Social Engineering

Social engineering is the process of using psychological manipulation to gain personal information about another person. Attackers use social engineering to gain information about another person they need for a scam. An example of social engineering might be calling the operator of a company to ask for the list of account managers. A social engineer would have to pose as someone who requires this information, or somehow find an excuse for this. This list of managers might then help an attacker gain more sensitive information they require for an attack. Social engineering is usually one step of a more complicated fraud or scheme.

Identity-Based Attacks

Identity-based attacks occur when cybercriminals target your computer system, network, or account to access your personal or medical information, bank details, and login credentials for illegal or malicious activities.

Denial of Service Attacks (DoS)

This is the most common type of attack in business. Denial of service attacks are those meant to shut down a network by flooding it with fraudulent traffic. When malicious traffic floods a network, the website will become inaccessible to legitimate users. Denial of service attacks can be expensive for businesses, as it costs time and money to restore the network.

Take away lessons:

As a result of these increased cyber threats and attacks, it is a wake-up call for all nations, companies, private institutions, government agencies and all other business entities that holder personal data to put in place comprehensive measures to secure personal Data in their custody.

It is also important to note that before you can stop a cyberattack, you have to recognize that it is happening. Note that it is not always easy to detect a cyberattack as attackers are good at hiding their identity and activities. Each organization should consider the following as a way to deal or stop an attack and mitigate its effects so as to enhance security and counter unauthorized access:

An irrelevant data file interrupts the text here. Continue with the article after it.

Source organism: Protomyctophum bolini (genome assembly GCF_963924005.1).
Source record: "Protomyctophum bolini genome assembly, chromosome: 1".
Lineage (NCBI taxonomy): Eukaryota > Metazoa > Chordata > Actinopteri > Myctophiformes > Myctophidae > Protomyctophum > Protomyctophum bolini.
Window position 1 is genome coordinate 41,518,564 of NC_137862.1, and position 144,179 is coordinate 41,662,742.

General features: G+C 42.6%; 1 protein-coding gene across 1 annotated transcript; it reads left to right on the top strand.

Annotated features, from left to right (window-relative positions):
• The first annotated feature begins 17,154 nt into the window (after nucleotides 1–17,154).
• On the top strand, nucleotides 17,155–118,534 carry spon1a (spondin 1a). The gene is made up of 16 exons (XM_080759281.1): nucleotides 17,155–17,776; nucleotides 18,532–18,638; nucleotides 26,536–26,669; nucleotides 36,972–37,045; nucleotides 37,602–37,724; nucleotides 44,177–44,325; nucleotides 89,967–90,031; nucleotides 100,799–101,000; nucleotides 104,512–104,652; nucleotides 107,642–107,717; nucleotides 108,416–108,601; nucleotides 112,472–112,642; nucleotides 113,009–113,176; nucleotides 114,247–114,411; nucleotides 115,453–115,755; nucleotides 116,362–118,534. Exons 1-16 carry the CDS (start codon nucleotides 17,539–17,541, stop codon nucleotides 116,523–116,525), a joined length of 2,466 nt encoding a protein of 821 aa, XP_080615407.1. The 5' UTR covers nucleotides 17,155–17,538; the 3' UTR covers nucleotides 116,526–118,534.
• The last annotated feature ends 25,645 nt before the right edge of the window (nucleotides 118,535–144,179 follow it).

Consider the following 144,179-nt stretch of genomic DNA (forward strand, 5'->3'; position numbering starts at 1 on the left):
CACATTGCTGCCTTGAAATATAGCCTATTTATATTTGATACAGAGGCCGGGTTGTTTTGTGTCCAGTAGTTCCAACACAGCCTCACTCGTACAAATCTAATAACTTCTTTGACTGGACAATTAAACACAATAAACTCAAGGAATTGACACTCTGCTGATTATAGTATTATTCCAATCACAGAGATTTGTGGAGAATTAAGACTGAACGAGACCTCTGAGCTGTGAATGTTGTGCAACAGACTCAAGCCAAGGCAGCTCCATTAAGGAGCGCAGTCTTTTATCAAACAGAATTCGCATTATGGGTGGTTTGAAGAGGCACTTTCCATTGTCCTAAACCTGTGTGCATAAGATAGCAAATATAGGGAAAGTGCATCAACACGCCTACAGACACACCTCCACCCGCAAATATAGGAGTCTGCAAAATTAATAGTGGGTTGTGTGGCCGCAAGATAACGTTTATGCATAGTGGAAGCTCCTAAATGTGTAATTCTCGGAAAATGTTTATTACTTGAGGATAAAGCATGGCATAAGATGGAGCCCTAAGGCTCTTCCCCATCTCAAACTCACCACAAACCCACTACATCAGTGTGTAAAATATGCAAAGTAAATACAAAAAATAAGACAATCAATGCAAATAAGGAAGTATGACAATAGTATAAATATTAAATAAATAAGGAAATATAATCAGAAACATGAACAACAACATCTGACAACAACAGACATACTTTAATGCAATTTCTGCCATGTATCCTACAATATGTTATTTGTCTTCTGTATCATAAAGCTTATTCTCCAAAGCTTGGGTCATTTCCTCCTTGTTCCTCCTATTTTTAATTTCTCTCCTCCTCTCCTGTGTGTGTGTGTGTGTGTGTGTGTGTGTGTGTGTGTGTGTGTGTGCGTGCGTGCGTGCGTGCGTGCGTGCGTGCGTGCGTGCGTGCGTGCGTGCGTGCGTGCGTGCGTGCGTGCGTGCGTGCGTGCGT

1. Have an alternative secured storage server as a plan B incase one of your server systems is compromised and you are unable to retrieve it.
  2. Disconnect internet and disable remote access.
  3. Mobilize your cybersecurity Response Team and put them on action to stop the attack and recover the compromised data.
  4. Maintain your firewall settings.
  5. Install any pending security updates or patches.
  6. Change all affected and vulnerable passwords immediately.
  7. Conduct staff awareness, education & training.
  8. Set up multifactor Authentication procedures.
  9. Run antivirus scans.
  10. Set email to Alert you about emails outside of your Company.
  11. Conduct system audit frequently.

To respond to cyberattacks:

  1. Identify the threat as soon as you can.
  2. Involve your technicians and ICT team to contain the breach.
  3. Encrypt the Data.
  4. Notify law enforcement and Data Protection Regulator.
  5. Deal with contingencies such as deleting malware or resetting passwords.
  6. Ensure you update your cybersecurity policies soon thereafter.
  7. Assess and repair the damage.
  8. Communicate with the affected customers or clients.
  9. Learn from experience- Do a thorough investigation and determine how to change your systems and procedures to ward off future attacks.

It is also important to note that in case of a cyberattack; do not wait, act fast even if you are not sure whether it is an attack or not, secondly do not cover the attack as this might hinder response, investigation and even recovery of lost data and after you have settled from an attack invest in proper infrastructure to be more secured.

At A.O.WANGA ADVOCATES we are happy to assist you in all your Data protection concerns in Kenya. For more info contact us on info@aowangaadvocates.com or +254794600191

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www.aowangaadvocates.com